OF COURSE the story has been cleaned up of the sex and violence, but as I’ve never been to a Lloyd Webber before, I don’t know if the bowdlerisation is Tim Rice’s or Miss McLean’s. There is not much about dipping the dreamcoat in kid’s blood, or about Potiphar’s wife “casting her evil eye” on Joseph and framing him on rape charges when he won’t play hide the sausage.

8-: From an extract from The Making of Priscilla, by the Australian film producer Al Clark, published in The Sydney Morning Herald (Sydney, New South Wales, Australia) of Monday 12th December 1994:

[Terence] Stamp is naturally anxious about his hair, make-up and wardrobe if he is to succeed in a role so hazardous that failure, he feels sure, will lead to ridicule. He is also concerned about his co-star. Not about the two other leading actors with whom he will spend the majority of his screen time, but about who will play Bob, the outback garage mechanic who develops an attachment to Bernadette and with whom he ends up, as the script so poetically calls it, “playing hide the sausage”.

9-: From It’s just not cricket.. Invasion of the Barmy Army, by Colin Wills, published in the Sunday Mirror (London, England) of Sunday 11th June 1995:

Cricket, the last bastion of sporting understatement, is under siege from a new kind of fan. Loud, boisterous, beery, all-singing, all-dancing—and predominantly young.
They call themselves The Barmy Army and they bring the noise and passion of the streets to this cathedral of white flannel. […]
[…]
The Army cut its teeth on the Ashes tour of Australia last winter—and the Aussies loved them, give or take the odd drenching with beer.
[…]
Dave Peacock, the Army’s leader and known as The General, says: “[…] Yeah, and there were groupies, we got so famous in Australia. It wasn’t only the batsmen who scored. Essex Col did particularly well in that department.
HE’D come up to Mike Gatting the batsman and tell him about his sexual adventures.
“‘Ere Mike, I played hide the sausage again last night,’ he’d say and Mike would roar with laughter.”

10-: From the following, by Bianca Nogrady, one of the editors of Woroni, published in Woroni (Canberra, Australian Capital Territory, Australia) of Thursday 19th October 1995—Woroni is the student newspaper of the Australian National University:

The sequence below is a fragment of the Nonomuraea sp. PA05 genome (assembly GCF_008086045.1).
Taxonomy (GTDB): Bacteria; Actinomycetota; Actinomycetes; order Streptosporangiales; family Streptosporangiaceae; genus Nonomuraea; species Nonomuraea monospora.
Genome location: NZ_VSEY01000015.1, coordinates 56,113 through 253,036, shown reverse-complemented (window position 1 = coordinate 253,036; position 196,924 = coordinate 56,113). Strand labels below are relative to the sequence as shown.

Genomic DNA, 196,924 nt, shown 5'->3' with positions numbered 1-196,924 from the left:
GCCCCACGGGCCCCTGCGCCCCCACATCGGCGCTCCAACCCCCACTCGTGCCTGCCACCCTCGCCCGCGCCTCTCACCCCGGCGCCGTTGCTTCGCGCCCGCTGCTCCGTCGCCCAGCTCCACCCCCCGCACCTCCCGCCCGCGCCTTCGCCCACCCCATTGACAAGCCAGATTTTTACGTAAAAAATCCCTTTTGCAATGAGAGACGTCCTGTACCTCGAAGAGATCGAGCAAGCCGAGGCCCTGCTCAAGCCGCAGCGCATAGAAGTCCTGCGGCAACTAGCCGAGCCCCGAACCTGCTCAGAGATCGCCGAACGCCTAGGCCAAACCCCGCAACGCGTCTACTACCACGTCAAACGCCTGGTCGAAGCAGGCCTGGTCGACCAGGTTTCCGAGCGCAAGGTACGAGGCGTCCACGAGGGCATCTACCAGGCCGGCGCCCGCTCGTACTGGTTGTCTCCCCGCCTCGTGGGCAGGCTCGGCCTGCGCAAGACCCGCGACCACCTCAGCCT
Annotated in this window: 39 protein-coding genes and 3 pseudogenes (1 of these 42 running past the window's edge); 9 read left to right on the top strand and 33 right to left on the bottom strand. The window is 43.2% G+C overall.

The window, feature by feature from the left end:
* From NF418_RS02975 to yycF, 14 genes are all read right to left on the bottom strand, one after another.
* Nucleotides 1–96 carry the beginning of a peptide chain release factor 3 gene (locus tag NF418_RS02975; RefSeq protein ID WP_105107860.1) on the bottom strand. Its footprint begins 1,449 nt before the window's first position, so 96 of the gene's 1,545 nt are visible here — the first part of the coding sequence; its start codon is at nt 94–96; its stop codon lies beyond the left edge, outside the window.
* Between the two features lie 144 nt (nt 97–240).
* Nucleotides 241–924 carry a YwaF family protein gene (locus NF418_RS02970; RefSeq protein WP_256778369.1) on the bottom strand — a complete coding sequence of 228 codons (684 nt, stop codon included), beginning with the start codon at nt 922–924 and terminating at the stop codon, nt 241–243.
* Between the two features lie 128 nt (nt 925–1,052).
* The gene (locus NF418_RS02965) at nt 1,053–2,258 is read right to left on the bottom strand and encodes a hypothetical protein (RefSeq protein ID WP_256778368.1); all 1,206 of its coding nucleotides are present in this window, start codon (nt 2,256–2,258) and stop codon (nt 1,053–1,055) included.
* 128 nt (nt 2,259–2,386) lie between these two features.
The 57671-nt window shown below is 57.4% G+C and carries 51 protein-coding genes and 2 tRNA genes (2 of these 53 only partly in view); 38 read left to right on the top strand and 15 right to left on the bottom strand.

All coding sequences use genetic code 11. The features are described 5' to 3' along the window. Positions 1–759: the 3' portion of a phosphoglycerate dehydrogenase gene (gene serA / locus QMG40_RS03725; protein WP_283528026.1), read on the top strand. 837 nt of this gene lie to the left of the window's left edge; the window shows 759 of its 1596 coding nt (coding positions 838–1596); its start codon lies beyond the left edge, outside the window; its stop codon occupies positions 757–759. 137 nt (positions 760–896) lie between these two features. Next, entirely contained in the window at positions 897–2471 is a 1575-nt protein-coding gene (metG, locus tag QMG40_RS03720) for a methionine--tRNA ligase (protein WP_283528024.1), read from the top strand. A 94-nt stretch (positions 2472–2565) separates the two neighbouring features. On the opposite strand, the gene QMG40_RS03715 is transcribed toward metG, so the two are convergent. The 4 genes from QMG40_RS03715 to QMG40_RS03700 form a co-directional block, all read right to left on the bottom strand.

A major highlight of the Woroni year would have to be watching Andrew and Janina trying desperately to fit the word ‘skullfuck’ into every edition somewhere; a kind of literary ‘Hide-the-Sausage’.

11-: From Tharunka (Kensington, New South Wales, Australia) of Tuesday 23rd April 1996—Tharunka is the student newspaper of the University of New South Wales:

– – – sweetie???
– – – darling!!!

Unleashed into the venereal world of University Sexuality the Sirens of the Salacious are ready to establish their own School—the Faculty of F**k.
Darling: I just don’t see the bloody point, Sweetie.
Sweetie: Of Sexuality Week, Darls?
[…]
Darling: The whole point of the damned Sex Week is to educate the masses on how insert tab A into slot bloody B. Or whatever.
Sweetie: Whatever?
Darling: Well not everyone is into playing only hide the sausage!

12-: From Queer Core: Lessons to live by, by Nathan Hart, published in Tharunka (Kensington, New South Wales, Australia) of Tuesday 29th October 1996:

9) Research has shown it takes 7 schooners before your average engineering student will consent to letting you play hide the sausage with his behind. Warning—if he doesn’t let you stop you are in trouble.

13-: From Odd sex-amples of human behaviour, by John Harper, published in the Tamworth Herald (Tamworth, Staffordshire, England) of Friday 21st November 1997:

What they call ‘it’

After ‘making love’ and ‘bonking’, the top intimate terms for ‘it’ are:
● Nookie
● Rumpy Pumpy
● Hanky Panky
● A Bit of the Other
● Early Night
Wham-Bam
● Hide the sausage
● Dunking doughnuts
Some of the weirdest names are: Cuddly Wuddlies; Tiddlywinks; Bucking the Bronco; Toad in the Hole; Bolting the Banana; Potting the Pink; Introducing the Ferret; Park the Car; Playing Trains and Tunnels; Mr Wobbly Hides his Helmet.